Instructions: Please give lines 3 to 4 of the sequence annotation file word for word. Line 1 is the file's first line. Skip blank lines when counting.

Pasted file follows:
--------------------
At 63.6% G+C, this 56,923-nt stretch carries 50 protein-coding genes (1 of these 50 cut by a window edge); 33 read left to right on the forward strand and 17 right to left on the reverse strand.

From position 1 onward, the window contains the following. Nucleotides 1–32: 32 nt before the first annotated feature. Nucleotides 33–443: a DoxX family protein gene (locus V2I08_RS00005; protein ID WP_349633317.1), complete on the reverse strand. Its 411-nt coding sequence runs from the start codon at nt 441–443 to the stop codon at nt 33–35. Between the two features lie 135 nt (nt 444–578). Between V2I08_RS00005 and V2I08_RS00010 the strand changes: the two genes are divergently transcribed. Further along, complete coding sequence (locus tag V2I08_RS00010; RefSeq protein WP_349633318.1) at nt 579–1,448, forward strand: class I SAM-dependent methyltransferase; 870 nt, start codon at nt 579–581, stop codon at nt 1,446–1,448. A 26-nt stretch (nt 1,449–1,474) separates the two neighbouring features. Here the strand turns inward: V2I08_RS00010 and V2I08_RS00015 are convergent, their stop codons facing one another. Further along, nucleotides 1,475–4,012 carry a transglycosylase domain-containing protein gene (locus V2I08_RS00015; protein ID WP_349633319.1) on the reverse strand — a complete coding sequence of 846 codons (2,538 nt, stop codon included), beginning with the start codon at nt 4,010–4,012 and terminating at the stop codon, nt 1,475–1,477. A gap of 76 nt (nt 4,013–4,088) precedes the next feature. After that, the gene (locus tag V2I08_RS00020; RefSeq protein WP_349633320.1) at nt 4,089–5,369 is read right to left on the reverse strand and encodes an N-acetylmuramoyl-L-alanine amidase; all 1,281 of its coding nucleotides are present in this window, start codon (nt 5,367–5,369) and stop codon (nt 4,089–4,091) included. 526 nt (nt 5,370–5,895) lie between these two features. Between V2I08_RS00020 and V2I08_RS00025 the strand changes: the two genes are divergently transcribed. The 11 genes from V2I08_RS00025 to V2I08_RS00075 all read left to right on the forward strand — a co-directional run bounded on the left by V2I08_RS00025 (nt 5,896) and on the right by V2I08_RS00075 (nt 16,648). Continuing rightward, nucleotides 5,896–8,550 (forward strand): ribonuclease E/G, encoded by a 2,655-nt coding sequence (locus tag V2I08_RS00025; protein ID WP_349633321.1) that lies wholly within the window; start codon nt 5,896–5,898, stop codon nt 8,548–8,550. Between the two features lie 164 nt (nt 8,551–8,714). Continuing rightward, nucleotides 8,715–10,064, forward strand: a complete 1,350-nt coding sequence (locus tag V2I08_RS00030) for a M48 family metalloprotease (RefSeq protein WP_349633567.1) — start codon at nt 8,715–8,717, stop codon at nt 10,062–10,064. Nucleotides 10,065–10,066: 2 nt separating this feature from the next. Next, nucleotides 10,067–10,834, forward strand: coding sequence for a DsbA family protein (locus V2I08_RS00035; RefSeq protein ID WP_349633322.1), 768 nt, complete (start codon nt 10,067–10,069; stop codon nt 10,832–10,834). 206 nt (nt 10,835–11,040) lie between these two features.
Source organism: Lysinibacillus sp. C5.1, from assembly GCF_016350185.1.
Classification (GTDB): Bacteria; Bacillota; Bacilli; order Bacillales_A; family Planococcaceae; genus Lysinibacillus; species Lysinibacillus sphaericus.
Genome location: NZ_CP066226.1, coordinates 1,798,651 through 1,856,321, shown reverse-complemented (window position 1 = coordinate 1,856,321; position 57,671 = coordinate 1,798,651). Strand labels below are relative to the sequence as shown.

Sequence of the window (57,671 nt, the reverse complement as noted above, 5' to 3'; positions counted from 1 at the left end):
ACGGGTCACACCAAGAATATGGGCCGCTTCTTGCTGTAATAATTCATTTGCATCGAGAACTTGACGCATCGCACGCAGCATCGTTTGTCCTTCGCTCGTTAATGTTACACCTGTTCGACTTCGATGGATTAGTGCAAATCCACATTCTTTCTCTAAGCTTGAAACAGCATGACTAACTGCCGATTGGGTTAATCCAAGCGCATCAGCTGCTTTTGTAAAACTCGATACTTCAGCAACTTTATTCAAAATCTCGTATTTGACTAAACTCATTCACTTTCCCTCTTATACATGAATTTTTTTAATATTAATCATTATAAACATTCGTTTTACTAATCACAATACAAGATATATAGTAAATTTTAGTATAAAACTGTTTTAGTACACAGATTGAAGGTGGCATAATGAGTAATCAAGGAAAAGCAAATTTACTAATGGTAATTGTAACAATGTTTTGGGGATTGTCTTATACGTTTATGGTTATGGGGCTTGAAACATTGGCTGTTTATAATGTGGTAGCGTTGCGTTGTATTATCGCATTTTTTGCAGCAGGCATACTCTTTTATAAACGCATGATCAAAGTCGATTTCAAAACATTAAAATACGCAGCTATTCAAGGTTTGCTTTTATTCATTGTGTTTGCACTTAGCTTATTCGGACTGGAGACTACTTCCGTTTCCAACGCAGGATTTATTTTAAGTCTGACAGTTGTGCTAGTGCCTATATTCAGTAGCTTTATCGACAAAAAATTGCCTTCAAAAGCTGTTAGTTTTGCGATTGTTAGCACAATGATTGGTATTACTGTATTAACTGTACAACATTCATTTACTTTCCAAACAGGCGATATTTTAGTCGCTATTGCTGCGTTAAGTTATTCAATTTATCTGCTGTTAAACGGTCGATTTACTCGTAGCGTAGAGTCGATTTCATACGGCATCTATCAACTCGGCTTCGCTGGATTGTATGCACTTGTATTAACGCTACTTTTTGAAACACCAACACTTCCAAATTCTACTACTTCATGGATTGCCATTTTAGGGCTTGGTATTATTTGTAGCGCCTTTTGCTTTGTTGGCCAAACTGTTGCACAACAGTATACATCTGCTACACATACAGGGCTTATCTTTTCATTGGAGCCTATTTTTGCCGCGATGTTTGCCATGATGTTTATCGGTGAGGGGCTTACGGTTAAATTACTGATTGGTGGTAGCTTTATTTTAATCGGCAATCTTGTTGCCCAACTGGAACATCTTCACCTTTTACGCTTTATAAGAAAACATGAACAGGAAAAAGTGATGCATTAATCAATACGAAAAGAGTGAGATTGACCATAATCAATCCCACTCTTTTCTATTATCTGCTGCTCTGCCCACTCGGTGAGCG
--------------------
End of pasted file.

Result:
Source organism: Lysinibacillus sp. C5.1, from assembly GCF_016350185.1.
Classification (GTDB): Bacteria; Bacillota; Bacilli; order Bacillales_A; family Planococcaceae; genus Lysinibacillus; species Lysinibacillus sphaericus.